4. ALFORD thinks that Paul asks their prayers for his release as if it were the "only" way by which he could "make it (the Gospel) manifest" as he ought. But while this is included in their subject of prayer, Philippians 1:12 Philippians 1:13 , written somewhat later in his imprisonment, clearly shows that "a door for the word" could be opened, and was opened, for its manifestation, even while he remained imprisoned (compare 2 Timothy 2:9 ).

in wisdom--practical Christian prudence.
them . . . without--Those not in the Christian brotherhood ( 1 Corinthians 5:12 , 1 Thessalonians 4:12 ). The brethren, through love, will make allowances for an indiscreet act or word of a brother; the world will make none. Therefore be the more on your guard in your intercourse with the latter, lest you be a stumbling-block to their conversion.
redeeming the time--The Greek expresses, buying up for yourselves, and buying off from worldly vanities the opportunity, whenever it is afforded you, of good to yourselves and others. "Forestall the opportunity, that is, to buy up an article out of the market, so as to make the largest profit from it" [CONYBEARE and HOWSON].

6. with grace--Greek, "IN grace" as its element ( Colossians 3:16 , Ephesians 4:29 ). Contrast the case of those "of the world" who "therefore speak of the world" ( 1 John 4:5 ). Even the smallest leaf of the believer should be full of the sap of the Holy Spirit ( Jeremiah 17:7 Jeremiah 17:8 ). His conversation should be cheerful without levity, serious without gloom. Compare Luke 4:22 , John 7:46 , as to Jesus' speech.
seasoned with salt--that is, the savor of fresh and lively spiritual wisdom and earnestness, excluding all "corrupt communication," and also tasteless insipidity ( Matthew 5:13 , 9:50 , Ephesians 4:29 ). Compare all the sacrifices seasoned with salt ( Leviticus 2:13 ). Not far from Colosse, in Phrygia, there was a salt lake, which gives to the image here the more appropriateness.
how ye ought to answer every man--( 1 Peter 3:15 ).

who is a beloved brother--rather, "the beloved brother"; the article "the" marks him as well known to them.

8. for the same purpose--Greek, "for this very purpose."
that he might know your estate--Translate, "that he may know your state": answering to Colossians 4:7 . So one very old manuscript and Vulgate read. But the oldest manuscripts and the old Latin versions, "that YE may know OUR state." However, the latter reading seems likely to have crept in from Ephesians 6:22 . Paul was the more anxious to know the state of the Colossians, on account of the seductions to which they were exposed from false teachers; owing to which he had "great conflict for" them ( Colossians 2:1 ).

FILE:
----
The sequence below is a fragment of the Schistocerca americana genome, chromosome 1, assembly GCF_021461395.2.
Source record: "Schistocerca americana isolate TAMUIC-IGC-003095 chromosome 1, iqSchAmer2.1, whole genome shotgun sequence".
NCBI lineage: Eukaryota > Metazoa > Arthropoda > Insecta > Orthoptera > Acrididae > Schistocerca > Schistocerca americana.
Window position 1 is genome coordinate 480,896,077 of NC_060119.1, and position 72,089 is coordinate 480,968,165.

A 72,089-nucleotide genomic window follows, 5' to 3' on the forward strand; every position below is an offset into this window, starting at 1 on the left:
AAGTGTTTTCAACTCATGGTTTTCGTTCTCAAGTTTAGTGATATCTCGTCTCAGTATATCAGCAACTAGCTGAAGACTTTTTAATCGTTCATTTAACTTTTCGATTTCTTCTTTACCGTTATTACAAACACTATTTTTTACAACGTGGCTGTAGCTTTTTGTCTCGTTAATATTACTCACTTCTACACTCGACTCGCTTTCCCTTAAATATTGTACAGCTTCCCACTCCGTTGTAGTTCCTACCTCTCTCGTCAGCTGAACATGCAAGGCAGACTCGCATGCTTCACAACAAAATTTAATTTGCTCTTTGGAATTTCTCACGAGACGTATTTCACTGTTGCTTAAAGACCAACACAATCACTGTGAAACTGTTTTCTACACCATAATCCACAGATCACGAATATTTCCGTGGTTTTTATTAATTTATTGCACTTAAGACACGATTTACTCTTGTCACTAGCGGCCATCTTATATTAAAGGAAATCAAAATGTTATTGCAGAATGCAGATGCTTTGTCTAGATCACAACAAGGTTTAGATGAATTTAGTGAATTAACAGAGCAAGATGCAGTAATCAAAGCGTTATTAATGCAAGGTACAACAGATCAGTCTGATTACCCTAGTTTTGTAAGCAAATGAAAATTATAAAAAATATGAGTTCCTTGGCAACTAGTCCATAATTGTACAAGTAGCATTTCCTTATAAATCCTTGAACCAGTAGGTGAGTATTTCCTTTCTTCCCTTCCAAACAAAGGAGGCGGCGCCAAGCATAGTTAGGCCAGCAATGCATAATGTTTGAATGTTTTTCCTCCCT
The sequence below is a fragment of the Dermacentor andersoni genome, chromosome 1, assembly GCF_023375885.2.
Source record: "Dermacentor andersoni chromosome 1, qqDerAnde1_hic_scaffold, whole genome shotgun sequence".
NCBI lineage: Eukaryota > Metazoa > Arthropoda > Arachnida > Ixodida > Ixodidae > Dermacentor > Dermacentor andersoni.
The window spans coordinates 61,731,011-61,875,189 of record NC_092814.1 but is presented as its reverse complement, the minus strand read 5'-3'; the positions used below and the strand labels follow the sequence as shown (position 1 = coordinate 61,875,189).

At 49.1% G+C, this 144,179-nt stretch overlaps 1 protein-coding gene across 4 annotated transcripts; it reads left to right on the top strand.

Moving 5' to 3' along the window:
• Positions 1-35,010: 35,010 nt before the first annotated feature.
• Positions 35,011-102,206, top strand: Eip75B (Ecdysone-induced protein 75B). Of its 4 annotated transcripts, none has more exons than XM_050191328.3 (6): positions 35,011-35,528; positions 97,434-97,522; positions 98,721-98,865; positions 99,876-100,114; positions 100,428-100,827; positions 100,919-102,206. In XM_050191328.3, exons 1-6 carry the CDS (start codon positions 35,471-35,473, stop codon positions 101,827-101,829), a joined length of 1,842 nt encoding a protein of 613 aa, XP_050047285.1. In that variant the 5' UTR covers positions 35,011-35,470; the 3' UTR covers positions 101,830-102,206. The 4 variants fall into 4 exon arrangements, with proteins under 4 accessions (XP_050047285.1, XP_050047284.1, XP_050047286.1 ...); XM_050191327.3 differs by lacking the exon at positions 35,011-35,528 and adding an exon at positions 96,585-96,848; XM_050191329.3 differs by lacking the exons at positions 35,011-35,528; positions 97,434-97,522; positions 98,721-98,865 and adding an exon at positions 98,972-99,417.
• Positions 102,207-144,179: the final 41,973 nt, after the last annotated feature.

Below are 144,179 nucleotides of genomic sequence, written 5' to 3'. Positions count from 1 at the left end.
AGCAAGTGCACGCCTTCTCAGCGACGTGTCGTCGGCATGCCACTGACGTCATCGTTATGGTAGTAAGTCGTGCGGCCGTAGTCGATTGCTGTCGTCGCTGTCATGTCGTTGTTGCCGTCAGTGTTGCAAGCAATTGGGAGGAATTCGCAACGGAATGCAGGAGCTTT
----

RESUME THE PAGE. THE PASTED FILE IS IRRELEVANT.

comfort your hearts--distressed as ye are by my imprisonment, as well as by your own trials.

9. Onesimus--the slave mentioned in the Epistle to Philemon ( philemon 1:10 philemon 1:16 ), "a brother beloved."
a faithful . . . brother--rather, "the faithful brother," he being known to the Colossians as the slave of Philemon, their fellow townsman and fellow Christian.
one of you--belonging to your city.
They shall make known unto you all things--Greek, "all the things here." This substantial repetition of "all my state shall Tychicus declare unto you," strongly favors the reading of English Version in Colossians 4:8 , "that he might (may) know your state," as it is unlikely the same thing should be stated thrice.

10. Aristarchus--a Macedonian of Thessalonica ( Acts 27:2 ), who was dragged into the theater at Ephesus, during the tumult with Gaius, they being "Paul's companions in travel." He accompanied Paul to Asia ( Acts 20:4 ), and subsequently ( Acts 27:2 ) to Rome. He was now at Rome with Paul (compare philemon 1:23 philemon 1:24 ). As he is here spoken of as Paul's "fellow prisoner," but in Philemon 1:24 as Paul's "fellow laborer"; and vice versa, Epaphras in Philemon 1:23 , as his "fellow prisoner," but here ( Colossians 1:7 ) "fellow servant," MEYER in ALFORD, conjectures that Paul's friends voluntarily shared his imprisonment by turns, Aristarchus being his fellow prisoner when he wrote to the Colossians, Epaphras when he wrote to Philemon. The Greek for "fellow prisoner" is literally, fellow captive, an image from prisoners taken in warfare, Christians being "fellow soldiers" ( Philippians 2:25 , 1:2 ), whose warfare is "the good fight of faith."